What’s the Difference Between OTC and Dentist-Fitted Snoring Mouth Guards

somnodentIf you have actually talked to your dentist about having a snoring mouthpiece fitted and have also browsed the selection of them available over-the-counter then you know that there is a huge price difference between the two.

This may lead you to believe that store bought products may not work.

After all, could a device this much less expensive even compete with the others?

Alternately, you may simply feel the professionally fitted one is probably a rip off. After all, the medical industry and professionals employed within need to make money.

Then, of course, if you are like most, you just do not know what to think.

If you have never worn one before then they may all look the same to you, which likely has left you with a lot of questions. After reading this comparison you should have a much better understanding of the similarities and differences.

Evaluating the Fit

The fit is going to be one of the most significant differences between an over-the-counter and professionally-fitted device. Most store bought varieties utilize a boil-and-bite technique that you perform right at home. This is an easy process that barely takes any time out of your day to do.

It involves boiling water and then submerging the device  for a specified amount of time to soften the material. You insert it in your mouth when it cools to a soft temperature and bite down while extending your jaw forward. It then gets placed in cold water to speed up the hardening process. The result is a mouth guard that is fairly nicely fitted to your mouth.

There are exceptions to this though. Not all MADS use a boil-and-bite technology. ProSnore II and SleepPro Custom are two good examples. The manufactures of these devices send you a dental impression kit. You return it to them and your stop snoring mouthpiece is made in a laboratory, and then sent back to you.

Professionally-fitted prevent snoring mouth guards do sometimes use the boil-and-bite technique, as well. However, in most cases, the dentist obtains a custom impression of your mouth using dental trays. These are sent to a lab, and returned to the dentist. When you pick your device up, the oral appliance is checked for a proper fit. Sometimes, further adjustments need to be made.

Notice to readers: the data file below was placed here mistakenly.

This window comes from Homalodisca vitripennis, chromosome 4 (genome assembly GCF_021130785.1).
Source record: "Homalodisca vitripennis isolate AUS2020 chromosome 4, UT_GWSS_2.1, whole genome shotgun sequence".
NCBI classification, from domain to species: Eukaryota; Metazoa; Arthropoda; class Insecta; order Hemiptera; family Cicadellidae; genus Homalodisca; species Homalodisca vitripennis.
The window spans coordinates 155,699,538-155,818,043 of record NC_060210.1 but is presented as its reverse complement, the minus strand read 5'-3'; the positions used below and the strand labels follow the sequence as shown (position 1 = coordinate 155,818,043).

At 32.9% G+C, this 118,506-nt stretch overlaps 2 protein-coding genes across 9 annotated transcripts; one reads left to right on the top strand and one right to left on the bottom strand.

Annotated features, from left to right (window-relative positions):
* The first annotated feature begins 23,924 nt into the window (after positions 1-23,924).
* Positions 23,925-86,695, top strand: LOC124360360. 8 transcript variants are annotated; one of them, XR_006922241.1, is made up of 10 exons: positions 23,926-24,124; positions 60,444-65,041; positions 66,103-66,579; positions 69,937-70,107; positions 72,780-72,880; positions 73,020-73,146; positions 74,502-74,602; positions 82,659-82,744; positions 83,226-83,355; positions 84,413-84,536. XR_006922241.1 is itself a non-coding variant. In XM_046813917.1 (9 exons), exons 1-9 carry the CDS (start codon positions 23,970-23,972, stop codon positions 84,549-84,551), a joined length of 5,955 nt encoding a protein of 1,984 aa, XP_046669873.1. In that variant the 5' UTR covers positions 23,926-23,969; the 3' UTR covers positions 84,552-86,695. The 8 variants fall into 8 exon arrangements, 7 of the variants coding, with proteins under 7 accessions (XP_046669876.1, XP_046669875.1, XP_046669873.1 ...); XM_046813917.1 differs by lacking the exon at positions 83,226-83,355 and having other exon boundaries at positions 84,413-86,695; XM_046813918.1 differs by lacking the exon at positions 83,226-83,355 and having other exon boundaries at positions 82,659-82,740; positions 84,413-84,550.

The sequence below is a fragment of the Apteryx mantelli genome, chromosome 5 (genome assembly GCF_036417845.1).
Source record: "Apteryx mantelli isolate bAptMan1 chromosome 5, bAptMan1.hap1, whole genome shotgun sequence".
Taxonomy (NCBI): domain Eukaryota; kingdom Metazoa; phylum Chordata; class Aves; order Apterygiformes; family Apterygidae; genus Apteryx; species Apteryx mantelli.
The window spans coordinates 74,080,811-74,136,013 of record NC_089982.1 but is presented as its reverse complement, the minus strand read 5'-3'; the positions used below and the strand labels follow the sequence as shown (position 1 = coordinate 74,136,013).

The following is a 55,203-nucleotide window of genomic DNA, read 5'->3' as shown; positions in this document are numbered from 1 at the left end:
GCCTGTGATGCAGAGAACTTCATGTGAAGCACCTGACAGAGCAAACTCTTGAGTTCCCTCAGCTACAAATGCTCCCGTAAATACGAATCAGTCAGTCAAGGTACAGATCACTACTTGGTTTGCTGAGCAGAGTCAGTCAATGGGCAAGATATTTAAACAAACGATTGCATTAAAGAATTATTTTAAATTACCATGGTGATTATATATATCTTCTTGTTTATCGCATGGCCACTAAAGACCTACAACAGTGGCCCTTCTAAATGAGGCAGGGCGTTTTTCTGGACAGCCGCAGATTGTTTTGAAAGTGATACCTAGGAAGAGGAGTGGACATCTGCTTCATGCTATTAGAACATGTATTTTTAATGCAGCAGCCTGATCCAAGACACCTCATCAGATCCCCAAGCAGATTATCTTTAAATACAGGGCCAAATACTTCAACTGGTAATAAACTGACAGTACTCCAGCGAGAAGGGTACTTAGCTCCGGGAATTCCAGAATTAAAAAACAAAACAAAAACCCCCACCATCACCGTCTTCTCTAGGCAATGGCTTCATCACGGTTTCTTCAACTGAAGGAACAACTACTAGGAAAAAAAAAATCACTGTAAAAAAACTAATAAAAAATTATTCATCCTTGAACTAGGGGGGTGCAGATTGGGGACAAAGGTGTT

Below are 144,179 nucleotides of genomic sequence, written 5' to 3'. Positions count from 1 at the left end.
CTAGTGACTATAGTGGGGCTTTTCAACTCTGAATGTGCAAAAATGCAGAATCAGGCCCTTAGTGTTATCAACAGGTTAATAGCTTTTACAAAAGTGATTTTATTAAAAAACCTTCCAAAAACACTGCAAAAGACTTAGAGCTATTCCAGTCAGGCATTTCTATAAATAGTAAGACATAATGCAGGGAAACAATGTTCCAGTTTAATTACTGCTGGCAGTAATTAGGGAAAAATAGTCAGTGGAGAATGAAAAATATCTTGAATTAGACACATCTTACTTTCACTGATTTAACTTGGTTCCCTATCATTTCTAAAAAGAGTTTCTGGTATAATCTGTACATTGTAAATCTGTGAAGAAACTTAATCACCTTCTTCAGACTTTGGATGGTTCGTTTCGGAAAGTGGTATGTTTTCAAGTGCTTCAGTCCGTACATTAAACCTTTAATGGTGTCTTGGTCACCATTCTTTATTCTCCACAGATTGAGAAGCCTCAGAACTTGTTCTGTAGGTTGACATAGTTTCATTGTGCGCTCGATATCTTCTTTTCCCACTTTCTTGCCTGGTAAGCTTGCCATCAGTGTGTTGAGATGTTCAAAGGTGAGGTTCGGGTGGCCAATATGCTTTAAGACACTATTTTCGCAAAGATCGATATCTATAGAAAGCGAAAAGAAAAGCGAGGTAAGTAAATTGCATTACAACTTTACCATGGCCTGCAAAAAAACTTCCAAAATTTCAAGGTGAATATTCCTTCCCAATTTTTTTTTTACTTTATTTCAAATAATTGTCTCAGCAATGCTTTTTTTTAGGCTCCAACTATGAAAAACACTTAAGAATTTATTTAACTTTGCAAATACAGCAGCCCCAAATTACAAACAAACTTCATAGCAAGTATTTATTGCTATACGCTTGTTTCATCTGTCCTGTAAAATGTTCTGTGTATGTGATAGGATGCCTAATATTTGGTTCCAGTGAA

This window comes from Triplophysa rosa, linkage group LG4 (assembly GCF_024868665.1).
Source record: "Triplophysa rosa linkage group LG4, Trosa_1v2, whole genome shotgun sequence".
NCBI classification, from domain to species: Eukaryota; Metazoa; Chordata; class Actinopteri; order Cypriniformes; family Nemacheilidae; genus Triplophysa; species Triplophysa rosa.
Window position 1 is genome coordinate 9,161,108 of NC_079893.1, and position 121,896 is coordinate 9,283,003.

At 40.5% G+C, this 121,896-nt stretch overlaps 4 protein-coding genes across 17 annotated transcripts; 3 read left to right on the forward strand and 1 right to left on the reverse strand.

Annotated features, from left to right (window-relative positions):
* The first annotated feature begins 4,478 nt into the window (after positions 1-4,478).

Adjustability Capabilities

Some are under the impression that a professionally-fitted mouthguard must be purchase to have the ability to make adjustments. This is actually not true. If you are not familiar with these products, you may be wondering what you would actually be adjusting in the first place.

Simply put, having the power to make small incremental adjustments allows you to advance your lower jaw even further. Even a couple millimeters can make a huge difference in whether your airway remains fully clear of obstruction, or not.

Almost all mouthpieces fitted professionally will offer some level of adjustability. There are also some OTC varieties that do, as well.

Average Life Expectancy

For the most part, a prescription oral appliance will have a longer life expectancy than a store bought model. Over-the-counter devices have a life expectancy of 3 to 24 months. Professionally-fitted ones can last as long as five years, but most are recommended to be replaced every couple of years.

In both cases, the life expectancy is often dictated by a couple of factors. First, a product worn nightly will need to be replaced sooner than one worn sporadically. Also, teeth grinding will play a huge role in longevity, too.

The Effect on Your Wallet

priceAs mentioned earlier, professionally-fitted devices are more expensive. You may actually be surprised at how varied the prices are. An over-the-counter oral appliance will cost between $35 and $200.

If you have one professionally-fitted, the initial consultation and exam will typically run $300 to $500. Plus, the device will cost between $1,200 and $2,000. The price does not stop there though.

You have to return for adjustments that will further dent your wallet about $100 each time. In the first six months it is not uncommon to need three adjustments. Do not forget it will need to be replaced eventually, too. It should be noted that some insurance may help to offset these costs, but this will depend on your coverage and deductible.

Why Are OTC Mouthpieces Criticized?

You may have heard a little criticism about OTC devices from people in the medical industry. There are some professionals that bring up a valid point regarding patient safety.